Saturday, December 19, 2015

Grandma's Coleslaw

In conversation with my friend M recently she said to me "Coleslaw? Who makes coleslaw for Thanksgiving?" As though it were an abomination. As though she had just opened her fridge and been blasted backwards by the overpowering smell of the cabbage within. I patiently explained to the poor bemused woman that no significant gathering of Bons, or Bon friends and neighbors, was complete without my mother-in-law's coleslaw. I'm sure all your ears are ringing from the praises being heaped on cabbage and other members of the cruciferous family these days for their valuable work in keeping us all healthy and out of the cardiac ward. The secret lies in not just reading these articles, saying "Hmmm..." and making vague mental notes to eat some cabbage soon, but rather in hying thee to the kitchen and making some coleslaw today!

And then, of course, eating it.

Having explained the reason for coleslaw at the Thanksgiving table to my mystified friend she has now requested the recipe.  In the interests of keeping hearts healthy everywhere I am waiving my usual procrastination period and supplying her with the recipe immediately.  Here it is:

1 head of cabbage --- hard and solid, like a small bowling ball
1/4 of a medium onion
2 medium sized carrots
1 clove of garlic
salt and pepper

Shred the cabbage finely. I do this with a mandolin, but use whatever works for you. Before I got the mandolin I muddled through with a grater though there was probably a larger percentage of shredded finger in that cole slaw, but my children are all still alive.

Next, grate the onion and carrots and mix with the grated cabbage.

In a small bowl mix together about 3/4 cup of mayonnaise with 2 large Tbsp vinegar. Season to taste with salt and pepper and an (optional) squirt of Tabasco. Blend the dressing with the vegetables. The easiest way is to mix it with your (clean) hands. Cover tightly with plastic wrap and refrigerate for several hours, or overnight, to blend the flavors.

As it turned out, I did not waive the procrastination period since I started this right after Thanksgiving and am only now, a week before Christmas, finishing it! But still in time for M to be daring and serve coleslaw with Christmas dinner.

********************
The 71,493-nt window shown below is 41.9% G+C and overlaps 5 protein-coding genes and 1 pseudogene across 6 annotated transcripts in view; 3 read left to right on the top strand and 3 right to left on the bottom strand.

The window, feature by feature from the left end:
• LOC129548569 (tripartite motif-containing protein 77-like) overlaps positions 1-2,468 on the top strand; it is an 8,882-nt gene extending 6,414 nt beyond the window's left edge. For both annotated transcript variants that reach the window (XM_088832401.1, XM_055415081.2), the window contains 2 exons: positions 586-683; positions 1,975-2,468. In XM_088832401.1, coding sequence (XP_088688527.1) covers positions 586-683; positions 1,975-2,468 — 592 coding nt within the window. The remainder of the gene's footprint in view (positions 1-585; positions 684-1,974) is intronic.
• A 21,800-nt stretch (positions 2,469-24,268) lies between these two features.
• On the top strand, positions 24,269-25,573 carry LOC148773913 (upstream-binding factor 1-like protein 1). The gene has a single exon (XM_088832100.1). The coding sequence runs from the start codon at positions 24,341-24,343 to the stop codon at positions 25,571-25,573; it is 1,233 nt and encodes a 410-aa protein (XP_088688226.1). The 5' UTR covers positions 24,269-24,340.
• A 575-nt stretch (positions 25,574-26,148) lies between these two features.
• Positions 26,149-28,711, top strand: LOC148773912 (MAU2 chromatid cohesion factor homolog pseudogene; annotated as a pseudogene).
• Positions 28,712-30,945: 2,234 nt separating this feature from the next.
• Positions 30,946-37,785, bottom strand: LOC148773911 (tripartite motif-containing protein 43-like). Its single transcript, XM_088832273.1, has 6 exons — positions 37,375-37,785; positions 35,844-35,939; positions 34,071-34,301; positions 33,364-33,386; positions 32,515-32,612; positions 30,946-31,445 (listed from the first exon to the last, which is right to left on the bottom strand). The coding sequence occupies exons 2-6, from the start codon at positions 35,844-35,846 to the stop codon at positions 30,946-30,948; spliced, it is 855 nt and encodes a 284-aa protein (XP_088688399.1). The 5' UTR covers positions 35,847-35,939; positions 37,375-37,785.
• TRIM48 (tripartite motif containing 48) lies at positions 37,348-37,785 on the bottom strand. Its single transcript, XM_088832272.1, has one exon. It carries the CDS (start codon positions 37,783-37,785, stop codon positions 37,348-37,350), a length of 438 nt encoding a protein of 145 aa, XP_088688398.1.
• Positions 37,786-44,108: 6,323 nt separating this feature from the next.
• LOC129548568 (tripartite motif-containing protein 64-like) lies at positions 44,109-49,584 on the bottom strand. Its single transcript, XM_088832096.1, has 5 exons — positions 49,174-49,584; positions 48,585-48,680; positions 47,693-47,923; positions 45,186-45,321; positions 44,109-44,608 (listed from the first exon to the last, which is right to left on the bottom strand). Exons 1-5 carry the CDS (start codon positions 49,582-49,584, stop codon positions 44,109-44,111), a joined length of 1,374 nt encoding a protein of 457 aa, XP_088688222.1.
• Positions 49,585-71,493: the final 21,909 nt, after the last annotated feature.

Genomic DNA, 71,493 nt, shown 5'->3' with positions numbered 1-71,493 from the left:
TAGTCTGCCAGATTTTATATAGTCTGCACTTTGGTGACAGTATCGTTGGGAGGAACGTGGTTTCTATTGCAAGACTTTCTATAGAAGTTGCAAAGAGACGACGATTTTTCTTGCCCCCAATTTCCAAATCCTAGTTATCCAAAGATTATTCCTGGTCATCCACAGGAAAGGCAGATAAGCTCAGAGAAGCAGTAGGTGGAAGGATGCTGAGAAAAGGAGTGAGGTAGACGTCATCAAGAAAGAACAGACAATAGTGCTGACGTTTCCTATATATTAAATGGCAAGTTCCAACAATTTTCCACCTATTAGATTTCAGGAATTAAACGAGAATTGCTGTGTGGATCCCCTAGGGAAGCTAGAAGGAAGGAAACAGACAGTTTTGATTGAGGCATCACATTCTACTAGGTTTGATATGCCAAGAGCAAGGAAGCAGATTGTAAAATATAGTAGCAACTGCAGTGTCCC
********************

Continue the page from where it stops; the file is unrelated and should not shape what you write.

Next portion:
Monday, November 23, 2015

French Silk Pie

French Silk Pie is one of my oldest recipes. Got it from the wife of one of the OC's colleagues when we were stationed in Montana almost 40 yeatrs ago. I have found and made recipes since then that are just as good but, at the time, since I could barely boil an egg, the ease and deliciousness of this dessert made me feel like a five star chef! My kids all loved it and California Girl just sent an SOS for it as she wants to bring it where she's invited for Thanksgiving. That way, and I quote "At least I'll be sure there'll be a delicious dessert and if no one else wants it I'll eat it all myself !" --- not recommended!


1/2 cup graham cracker crumbs
1/4 cup confectioner's sugar
6 Tblsps melted butter

Mix together and press into a buttered pie pan. Bake at 350 degrees F for 10 minutes.  Cool.

(Can also use store bought graham cracker crust)


1/2 cup butter (not margarine) at room temperature
3/4 cup sugar
2 sqs unsweetened chocolate melted
1 tsp vanilla
3 eggs, room temperature
2 Tblsp brandy

Cream butter and sugar. Add melted chocolate. Beat well. Add vanilla and beat some more.  Add eggs one at a time beating for two minutes between each. Beat in brandy.
Spoon into the prepared crust and refrigerate at least 5 hours or, preferably,  overnight.
Decorate with whipped cream, chocolate curls and 1/4 cup of graham cracker crumbs.

Refrigerate any leftovers.

Servings:1-8, depending on your taste and/or tolerance for butter, sugar and chocolate. (Mine is pretty high.)